WASHINGTON (Reuters) – An Iraq War veteran pleaded guilty on Friday to charges of running into the White House armed with a knife before being tackled, a security breach that helped lead to a shake-up in the U.S. Secret Service.
Omar Gonzalez was charged with climbing over the White House fence on Sept. 19 and racing across the north lawn. He burst through the front door and reached as far as the executive mansion’s East Room before Secret Service agents subdued him.
WASHINGTON (Reuters) – Former Navy intelligence analyst Samuel L. Morison, who received a presidential pardon in 2001 after being convicted of passing secret ship photos to a British publication, pleaded guilty on Thursday to stealing records related to his naval historian grandfather.
Samuel L. Morison, 70, of Crofton, Maryland, entered the guilty plea in Baltimore’s U.S. District Court to theft of government property and was sentenced to two years of probation, the U.S. Attorney’s Office said in a statement.
WASHINGTON, March 12 (Reuters) – A condolence letter from
President Lyndon Johnson to the widow of the Rev. Martin Luther
King Jr. following the civil rights leader’s 1968 assassination
is set to be auctioned on Thursday after a legal battle.
The typed letter from Johnson to Coretta Scott King is dated
April 5, 1968, the day after King was gunned down in Memphis,
Tennessee, by a white supremacist and riots erupted across the
By Ian Simpson
(Reuters) – A federal judge in New York on Friday dismissed
a $40 million lawsuit by art collectors against the foundation
of late painter Keith Haring, which has said about 80 works
owned by the collectors were fakes.
U.S. District Judge Denise Cote granted a motion to dismiss
the lawsuit against The Keith Haring Foundation that was filed
last year by Elizabeth Bilinski and other collectors, according
to court documents.
WASHINGTON (Reuters) – A late winter storm pummeled the eastern United States on Thursday ahead of a cold front, canceling almost 5,000 flights as Kentucky dug out from up to 23 inches (58 cm) of snow that had stranded hundreds of drivers.
Winter storm warnings and advisories were in place from the Middle Atlantic states into southern New England, as well as from the lower Mississippi Valley to the southern Appalachians, the National Weather Service said.
By Ian Simpson
FORT MEADE, Md. (Reuters) – The U.S. Defense Department has rescinded an order relocating military judges to Guantanamo Bay, Cuba, that was intended to speed up trials of al Qaeda suspects, one of the judges said on Friday.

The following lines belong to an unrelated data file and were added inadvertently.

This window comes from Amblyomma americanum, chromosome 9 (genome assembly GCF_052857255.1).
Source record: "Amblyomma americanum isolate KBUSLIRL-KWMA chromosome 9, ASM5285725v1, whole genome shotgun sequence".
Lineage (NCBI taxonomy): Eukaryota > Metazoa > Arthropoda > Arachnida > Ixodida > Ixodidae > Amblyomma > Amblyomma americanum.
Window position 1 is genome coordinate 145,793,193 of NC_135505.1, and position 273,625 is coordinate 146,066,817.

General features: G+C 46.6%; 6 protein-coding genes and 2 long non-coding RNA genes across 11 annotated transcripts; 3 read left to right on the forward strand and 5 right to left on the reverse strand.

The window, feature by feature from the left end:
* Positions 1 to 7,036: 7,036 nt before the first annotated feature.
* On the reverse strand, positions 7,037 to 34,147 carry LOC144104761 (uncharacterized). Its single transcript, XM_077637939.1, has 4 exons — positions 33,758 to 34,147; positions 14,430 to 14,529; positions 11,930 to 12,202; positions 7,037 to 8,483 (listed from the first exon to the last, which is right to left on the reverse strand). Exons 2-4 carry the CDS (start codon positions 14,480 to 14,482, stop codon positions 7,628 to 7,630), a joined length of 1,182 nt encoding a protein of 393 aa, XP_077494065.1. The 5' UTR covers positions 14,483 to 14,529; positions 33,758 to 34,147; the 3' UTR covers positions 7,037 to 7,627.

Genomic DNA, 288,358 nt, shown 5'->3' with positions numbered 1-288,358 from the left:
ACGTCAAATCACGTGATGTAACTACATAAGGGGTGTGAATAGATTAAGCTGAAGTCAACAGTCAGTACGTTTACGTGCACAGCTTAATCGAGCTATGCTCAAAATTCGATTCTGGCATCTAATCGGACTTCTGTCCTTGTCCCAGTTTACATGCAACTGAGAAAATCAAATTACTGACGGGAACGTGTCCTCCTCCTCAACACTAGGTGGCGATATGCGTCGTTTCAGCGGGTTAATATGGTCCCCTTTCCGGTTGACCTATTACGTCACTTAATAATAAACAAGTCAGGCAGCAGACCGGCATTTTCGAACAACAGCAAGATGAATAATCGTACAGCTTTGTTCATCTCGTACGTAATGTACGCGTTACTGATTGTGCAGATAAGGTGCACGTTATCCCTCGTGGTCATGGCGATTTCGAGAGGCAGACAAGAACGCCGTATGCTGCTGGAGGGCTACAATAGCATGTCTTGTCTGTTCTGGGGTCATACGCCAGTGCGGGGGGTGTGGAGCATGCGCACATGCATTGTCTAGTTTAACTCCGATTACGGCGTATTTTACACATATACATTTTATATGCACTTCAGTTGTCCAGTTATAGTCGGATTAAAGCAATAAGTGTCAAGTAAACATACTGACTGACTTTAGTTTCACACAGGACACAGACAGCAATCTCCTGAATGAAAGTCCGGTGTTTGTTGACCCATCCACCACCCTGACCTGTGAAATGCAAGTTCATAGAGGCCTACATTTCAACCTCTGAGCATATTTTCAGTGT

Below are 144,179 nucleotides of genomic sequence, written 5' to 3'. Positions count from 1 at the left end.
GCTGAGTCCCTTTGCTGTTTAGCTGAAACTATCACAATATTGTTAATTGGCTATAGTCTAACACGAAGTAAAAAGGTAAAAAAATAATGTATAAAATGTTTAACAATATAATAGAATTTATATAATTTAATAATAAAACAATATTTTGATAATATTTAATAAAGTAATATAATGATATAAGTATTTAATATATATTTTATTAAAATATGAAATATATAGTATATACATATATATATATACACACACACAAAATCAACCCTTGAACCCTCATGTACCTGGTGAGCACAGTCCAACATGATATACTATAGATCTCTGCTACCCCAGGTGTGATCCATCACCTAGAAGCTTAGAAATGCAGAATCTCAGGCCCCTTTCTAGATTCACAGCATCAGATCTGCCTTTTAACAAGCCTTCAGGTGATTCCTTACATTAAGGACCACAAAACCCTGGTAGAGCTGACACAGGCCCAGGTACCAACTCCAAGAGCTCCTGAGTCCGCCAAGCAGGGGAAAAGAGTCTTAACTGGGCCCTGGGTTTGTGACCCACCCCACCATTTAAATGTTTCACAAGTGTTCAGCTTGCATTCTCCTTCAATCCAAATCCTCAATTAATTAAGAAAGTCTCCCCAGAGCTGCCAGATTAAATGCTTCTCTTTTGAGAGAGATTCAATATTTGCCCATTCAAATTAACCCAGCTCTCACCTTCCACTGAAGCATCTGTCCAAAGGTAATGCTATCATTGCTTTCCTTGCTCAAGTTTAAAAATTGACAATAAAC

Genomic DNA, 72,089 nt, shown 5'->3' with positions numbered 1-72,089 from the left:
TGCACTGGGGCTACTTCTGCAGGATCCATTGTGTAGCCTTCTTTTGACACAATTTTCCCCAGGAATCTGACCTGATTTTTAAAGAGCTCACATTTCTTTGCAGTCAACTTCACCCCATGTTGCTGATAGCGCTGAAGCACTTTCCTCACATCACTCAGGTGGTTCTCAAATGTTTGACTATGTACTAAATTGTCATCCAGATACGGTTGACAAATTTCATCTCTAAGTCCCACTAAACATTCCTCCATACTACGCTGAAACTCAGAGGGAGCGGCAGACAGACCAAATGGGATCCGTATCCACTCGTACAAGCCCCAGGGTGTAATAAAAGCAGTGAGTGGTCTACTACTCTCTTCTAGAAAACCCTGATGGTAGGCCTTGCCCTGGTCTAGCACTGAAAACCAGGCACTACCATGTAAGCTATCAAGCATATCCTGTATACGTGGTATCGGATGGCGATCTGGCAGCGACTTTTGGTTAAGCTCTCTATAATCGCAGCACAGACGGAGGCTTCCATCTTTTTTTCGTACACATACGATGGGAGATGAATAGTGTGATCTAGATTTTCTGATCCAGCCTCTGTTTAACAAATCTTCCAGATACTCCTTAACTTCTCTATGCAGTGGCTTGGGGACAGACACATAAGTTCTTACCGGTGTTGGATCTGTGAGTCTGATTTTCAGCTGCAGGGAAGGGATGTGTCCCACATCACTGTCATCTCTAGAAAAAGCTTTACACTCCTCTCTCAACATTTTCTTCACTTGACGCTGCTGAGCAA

Judge Air Force Colonel Vance Spath said from the bench during a hearing at the U.S. naval base that the Jan. 7 order signed by Deputy Secretary of Defense Robert Work had been pulled.
By Ian Simpson
(Reuters) – Possession of small amounts of marijuana became
legal in the District of Columbia on Thursday, launching a pot
“green rush” despite a face-off between local officials and the
Republican-led U.S. Congress over the new standards.
The U.S. capital joined Washington state, Alaska and
Colorado in making marijuana lawful for recreational use,
reflecting a rapidly shifting legal landscape for the drug.
It remains illegal under federal law.
WASHINGTON (Reuters) – Possession of small amounts of marijuana became legal in the District of Columbia on Thursday amid a face-off between local officials and the U.S. Congress over whether the new standards are lawful.
The U.S. capital joined Washington state, Alaska and Colorado in making marijuana lawful for recreational use, reflecting a rapidly shifting legal landscape for the drug. It remains illegal under federal law.
WASHINGTON (Reuters) – Legalization of marijuana in the
District of Columbia will go ahead just after midnight on
Wednesday despite a warning from congressional officials that
the new standards are unlawful, Mayor Muriel Bowser said.
She noted that voters in the U.S. capital last year
overwhelmingly approved Initiative 71, which lets the heavily
Democratic city join Washington state, Alaska and Colorado in
making marijuana legal for recreational use.
WASHINGTON (Reuters) – Possessing and growing small amounts of marijuana in the District of Columbia are set to become legal early on Thursday but top Republican congressmen have warned the city the new standards are unlawful.
Voters in the U.S. capital last year overwhelmingly approved Initiative 71, which lets the heavily Democratic city join Washington state, Alaska and Colorado in making marijuana legal for recreational use.